Okta's Security Compromised
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Okta, an identity tool provider serving numerous businesses, has experienced a security breach targeting its customer support sector, as reported by KrebsOnSecurity. Although Okta has stated that the breach affected a minimal number of clients, evidence suggests that the attackers might have accessed Okta’s support platform for approximately two weeks before the issue was addressed.
On October 19, Okta informed an unspecified group of customers about unauthorized activities that exploited stolen credentials to gain access to Okta's support system. It appears that certain files uploaded by Okta customers for support-related issues were viewed by the intruder.
Often, when Okta addresses customer issues, it requests a Web browser session recording (known as an HTTP Archive or HAR file). Such files can be delicate, as they might contain customer cookies and session tokens, which can be used by attackers to pose as legitimate users. After recognizing the breach, Okta took protective measures and advised customers to cleanse HAR files of sensitive information before sharing.
BeyondTrust, a security firm and an Okta customer, was alerted about the breach more than two weeks after they had informed Okta about a possible security lapse. Marc Maiffret, BeyondTrust's CTO, stated that they identified an unauthorized attempt to use an Okta account to create a powerful administrator profile within their Okta system. This incident occurred shortly after sharing an HAR file, containing a valid Okta session token, with Okta's support.
Although initially dismissive of BeyondTrust's warning, by October 17, Okta acknowledged and addressed the breach, taking measures like disabling the compromised account and deactivating associated Okta access tokens.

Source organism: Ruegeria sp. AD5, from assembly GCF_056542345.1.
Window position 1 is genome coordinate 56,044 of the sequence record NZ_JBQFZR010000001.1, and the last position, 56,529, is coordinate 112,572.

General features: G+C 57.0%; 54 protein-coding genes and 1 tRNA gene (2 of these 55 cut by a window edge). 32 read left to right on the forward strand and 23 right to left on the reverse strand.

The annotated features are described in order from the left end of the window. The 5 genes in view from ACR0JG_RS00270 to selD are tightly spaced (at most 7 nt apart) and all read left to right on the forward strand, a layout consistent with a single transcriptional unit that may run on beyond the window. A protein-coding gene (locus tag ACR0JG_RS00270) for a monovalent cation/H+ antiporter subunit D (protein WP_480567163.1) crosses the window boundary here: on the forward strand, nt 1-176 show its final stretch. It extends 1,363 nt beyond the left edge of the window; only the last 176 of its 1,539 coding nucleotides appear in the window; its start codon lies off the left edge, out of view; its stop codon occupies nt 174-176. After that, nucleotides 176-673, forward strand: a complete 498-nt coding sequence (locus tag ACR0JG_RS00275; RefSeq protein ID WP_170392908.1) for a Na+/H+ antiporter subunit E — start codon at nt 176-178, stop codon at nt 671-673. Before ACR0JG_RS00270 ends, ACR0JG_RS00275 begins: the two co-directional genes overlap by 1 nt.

Charlotte Wylie, Okta’s Deputy CISO, confirmed that the affected clients were a tiny fraction of Okta's 18,000-strong clientele. This breach disclosure follows recent cyberattacks on casino giants like Caesar's Entertainment and MGM Resorts, where Okta's multi-factor login settings were manipulated.
Furthermore, in March 2022, Okta revealed a security breach orchestrated by LAPSUS$, a group known for deceiving employees at target companies. Post the incident, it was found that LAPSUS$ had manipulated a support engineer at Sitel, a third-party company with Okta access.
While details about the duration and the perpetrators of the breach remained undisclosed, Wylie indicated that the attacker might be a familiar adversary. “This is a known threat actor that we believe has targeted us and Okta-specific customers,” she commented.
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